Although Advantage Uncertain as Baker Budget Fails to Prioritize Education and Innovation
BOSTON—A Connecticut Post business column published over the weekend, “Competing with Massachusetts a tall order for Connecticut,” has once again highlighted why after eight years of Democratic leadership’s strategic investments, the Commonwealth has become a tough state to beat economically.
"Our neighbors in Connecticut cite Massachusetts' investments in knowledge-based economy as reasons for GE and ongoing economic competitiveness,” said MassDems Spokesman Pat Beaudry. “These investments were made by Democratic leaders, but now are at risk with status quo Governor Charlie Baker and his status quo budget."
By Hugh Bailey
January 31, 2016
When Connecticut can’t compete with lower-cost states in the South, officials have managed to appeal to businesses that place importance on less tangible benefits like quality of life and a highly educated workforce. But with its neighbor to the north emerging as a growing economic force, those attributes don’t go as far.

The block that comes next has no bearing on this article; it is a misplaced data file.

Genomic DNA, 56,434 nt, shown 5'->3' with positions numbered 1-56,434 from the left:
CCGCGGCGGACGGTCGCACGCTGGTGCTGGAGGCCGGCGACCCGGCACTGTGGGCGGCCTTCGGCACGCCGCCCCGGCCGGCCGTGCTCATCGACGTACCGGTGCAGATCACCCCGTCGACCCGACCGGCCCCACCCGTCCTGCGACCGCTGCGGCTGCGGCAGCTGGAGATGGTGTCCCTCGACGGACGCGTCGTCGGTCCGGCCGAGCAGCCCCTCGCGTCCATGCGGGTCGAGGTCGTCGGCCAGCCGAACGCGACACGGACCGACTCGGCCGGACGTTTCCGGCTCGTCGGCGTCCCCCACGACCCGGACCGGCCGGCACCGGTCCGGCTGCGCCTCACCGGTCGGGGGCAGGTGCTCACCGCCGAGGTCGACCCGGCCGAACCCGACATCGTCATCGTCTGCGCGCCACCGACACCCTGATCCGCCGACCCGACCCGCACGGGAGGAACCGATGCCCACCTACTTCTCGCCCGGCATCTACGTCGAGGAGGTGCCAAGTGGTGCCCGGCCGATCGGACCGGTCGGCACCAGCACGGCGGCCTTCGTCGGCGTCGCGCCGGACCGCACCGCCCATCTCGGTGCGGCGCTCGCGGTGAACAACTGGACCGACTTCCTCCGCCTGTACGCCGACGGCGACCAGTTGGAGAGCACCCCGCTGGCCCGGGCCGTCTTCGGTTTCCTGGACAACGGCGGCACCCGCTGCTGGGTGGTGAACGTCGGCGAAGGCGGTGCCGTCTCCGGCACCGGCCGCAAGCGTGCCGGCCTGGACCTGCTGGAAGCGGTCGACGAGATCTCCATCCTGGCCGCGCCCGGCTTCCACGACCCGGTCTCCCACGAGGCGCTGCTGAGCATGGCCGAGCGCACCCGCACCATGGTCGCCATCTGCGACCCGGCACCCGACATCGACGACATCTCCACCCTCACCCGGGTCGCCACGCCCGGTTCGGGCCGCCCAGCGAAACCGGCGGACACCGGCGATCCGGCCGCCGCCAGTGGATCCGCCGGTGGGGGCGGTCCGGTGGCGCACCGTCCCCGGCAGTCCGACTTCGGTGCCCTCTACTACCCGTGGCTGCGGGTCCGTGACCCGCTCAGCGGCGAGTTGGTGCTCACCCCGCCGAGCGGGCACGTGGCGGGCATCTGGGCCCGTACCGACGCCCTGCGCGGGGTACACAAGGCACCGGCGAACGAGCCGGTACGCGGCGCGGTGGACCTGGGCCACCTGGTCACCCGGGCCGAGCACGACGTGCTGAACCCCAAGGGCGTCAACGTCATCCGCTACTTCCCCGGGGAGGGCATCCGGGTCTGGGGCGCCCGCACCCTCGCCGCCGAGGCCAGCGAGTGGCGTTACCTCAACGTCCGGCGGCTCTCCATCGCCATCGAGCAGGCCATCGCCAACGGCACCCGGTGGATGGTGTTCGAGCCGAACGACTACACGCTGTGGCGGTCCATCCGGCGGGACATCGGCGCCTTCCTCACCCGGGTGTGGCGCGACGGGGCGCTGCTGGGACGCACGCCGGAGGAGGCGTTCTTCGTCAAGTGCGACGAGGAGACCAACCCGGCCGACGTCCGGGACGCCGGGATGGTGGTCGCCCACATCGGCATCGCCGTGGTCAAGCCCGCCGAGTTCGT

Massachusetts, chosen two weeks ago as the new home for General Electric, presents a unique challenge to Connecticut, with good schools and high incomes in its own right. And according to data from Fitch Ratings, the Bay State is attracting businesses in key sectors even as they are fleeing Connecticut.
“Massachusetts has had a pretty robust economy in recent years, largely driven by greater Boston,” Park said, calling the technology and health care sectors major drivers of job growth. “It’s a result of the knowledge industries that have built a presence in Boston over the last few decades.”
According to Fitch, between 2009 and 2013 Massachusetts has added companies in the information industry; professional, scientific and technical services; and management of companies and enterprises, while Connecticut has lost companies in each of those fields.